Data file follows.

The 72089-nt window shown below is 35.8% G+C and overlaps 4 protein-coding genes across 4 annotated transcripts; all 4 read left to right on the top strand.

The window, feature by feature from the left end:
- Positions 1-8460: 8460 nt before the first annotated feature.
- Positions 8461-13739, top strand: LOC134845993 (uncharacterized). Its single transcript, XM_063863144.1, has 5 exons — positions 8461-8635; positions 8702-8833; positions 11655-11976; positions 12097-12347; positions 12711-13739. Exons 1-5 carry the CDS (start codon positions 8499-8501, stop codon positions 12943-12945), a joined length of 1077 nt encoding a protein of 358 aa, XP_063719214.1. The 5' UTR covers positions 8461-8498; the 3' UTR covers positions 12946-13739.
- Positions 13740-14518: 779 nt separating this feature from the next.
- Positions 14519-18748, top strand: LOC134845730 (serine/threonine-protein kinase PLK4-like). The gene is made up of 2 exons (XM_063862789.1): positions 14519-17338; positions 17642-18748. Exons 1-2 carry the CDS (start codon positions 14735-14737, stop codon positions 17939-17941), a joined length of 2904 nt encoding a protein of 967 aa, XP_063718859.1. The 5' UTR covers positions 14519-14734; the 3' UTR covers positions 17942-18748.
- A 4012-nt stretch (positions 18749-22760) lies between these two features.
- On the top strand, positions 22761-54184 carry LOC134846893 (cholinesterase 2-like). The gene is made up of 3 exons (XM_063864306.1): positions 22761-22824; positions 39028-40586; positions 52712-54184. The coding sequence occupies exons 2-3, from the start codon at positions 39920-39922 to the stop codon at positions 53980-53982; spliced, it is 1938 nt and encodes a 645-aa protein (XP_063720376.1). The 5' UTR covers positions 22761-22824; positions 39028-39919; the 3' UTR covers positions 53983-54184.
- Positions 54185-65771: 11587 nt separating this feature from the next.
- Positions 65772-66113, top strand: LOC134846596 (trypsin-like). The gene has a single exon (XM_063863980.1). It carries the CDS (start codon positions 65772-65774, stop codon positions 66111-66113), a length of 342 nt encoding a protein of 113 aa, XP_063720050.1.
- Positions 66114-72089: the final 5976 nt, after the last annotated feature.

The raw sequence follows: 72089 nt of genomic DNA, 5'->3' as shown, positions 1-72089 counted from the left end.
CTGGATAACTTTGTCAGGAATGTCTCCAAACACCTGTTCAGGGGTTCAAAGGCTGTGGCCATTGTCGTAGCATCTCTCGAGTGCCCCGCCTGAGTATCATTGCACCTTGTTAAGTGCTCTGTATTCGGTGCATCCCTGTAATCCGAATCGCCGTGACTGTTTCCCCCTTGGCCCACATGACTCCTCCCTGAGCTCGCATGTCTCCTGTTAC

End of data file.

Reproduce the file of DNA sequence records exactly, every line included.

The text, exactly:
The 72089-nt window shown below is 35.8% G+C and overlaps 4 protein-coding genes across 4 annotated transcripts; all 4 read left to right on the top strand.

The window, feature by feature from the left end:
- Positions 1-8460: 8460 nt before the first annotated feature.
- Positions 8461-13739, top strand: LOC134845993 (uncharacterized). Its single transcript, XM_063863144.1, has 5 exons — positions 8461-8635; positions 8702-8833; positions 11655-11976; positions 12097-12347; positions 12711-13739. Exons 1-5 carry the CDS (start codon positions 8499-8501, stop codon positions 12943-12945), a joined length of 1077 nt encoding a protein of 358 aa, XP_063719214.1. The 5' UTR covers positions 8461-8498; the 3' UTR covers positions 12946-13739.
- Positions 13740-14518: 779 nt separating this feature from the next.
- Positions 14519-18748, top strand: LOC134845730 (serine/threonine-protein kinase PLK4-like). The gene is made up of 2 exons (XM_063862789.1): positions 14519-17338; positions 17642-18748. Exons 1-2 carry the CDS (start codon positions 14735-14737, stop codon positions 17939-17941), a joined length of 2904 nt encoding a protein of 967 aa, XP_063718859.1. The 5' UTR covers positions 14519-14734; the 3' UTR covers positions 17942-18748.
- A 4012-nt stretch (positions 18749-22760) lies between these two features.
- On the top strand, positions 22761-54184 carry LOC134846893 (cholinesterase 2-like). The gene is made up of 3 exons (XM_063864306.1): positions 22761-22824; positions 39028-40586; positions 52712-54184. The coding sequence occupies exons 2-3, from the start codon at positions 39920-39922 to the stop codon at positions 53980-53982; spliced, it is 1938 nt and encodes a 645-aa protein (XP_063720376.1). The 5' UTR covers positions 22761-22824; positions 39028-39919; the 3' UTR covers positions 53983-54184.
- Positions 54185-65771: 11587 nt separating this feature from the next.
- Positions 65772-66113, top strand: LOC134846596 (trypsin-like). The gene has a single exon (XM_063863980.1). It carries the CDS (start codon positions 65772-65774, stop codon positions 66111-66113), a length of 342 nt encoding a protein of 113 aa, XP_063720050.1.
- Positions 66114-72089: the final 5976 nt, after the last annotated feature.

The raw sequence follows: 72089 nt of genomic DNA, 5'->3' as shown, positions 1-72089 counted from the left end.
CTGGATAACTTTGTCAGGAATGTCTCCAAACACCTGTTCAGGGGTTCAAAGGCTGTGGCCATTGTCGTAGCATCTCTCGAGTGCCCCGCCTGAGTATCATTGCACCTTGTTAAGTGCTCTGTATTCGGTGCATCCCTGTAATCCGAATCGCCGTGACTGTTTCCCCCTTGGCCCACATGACTCCTCCCTGAGCTCGCATGTCTCCTGTTAC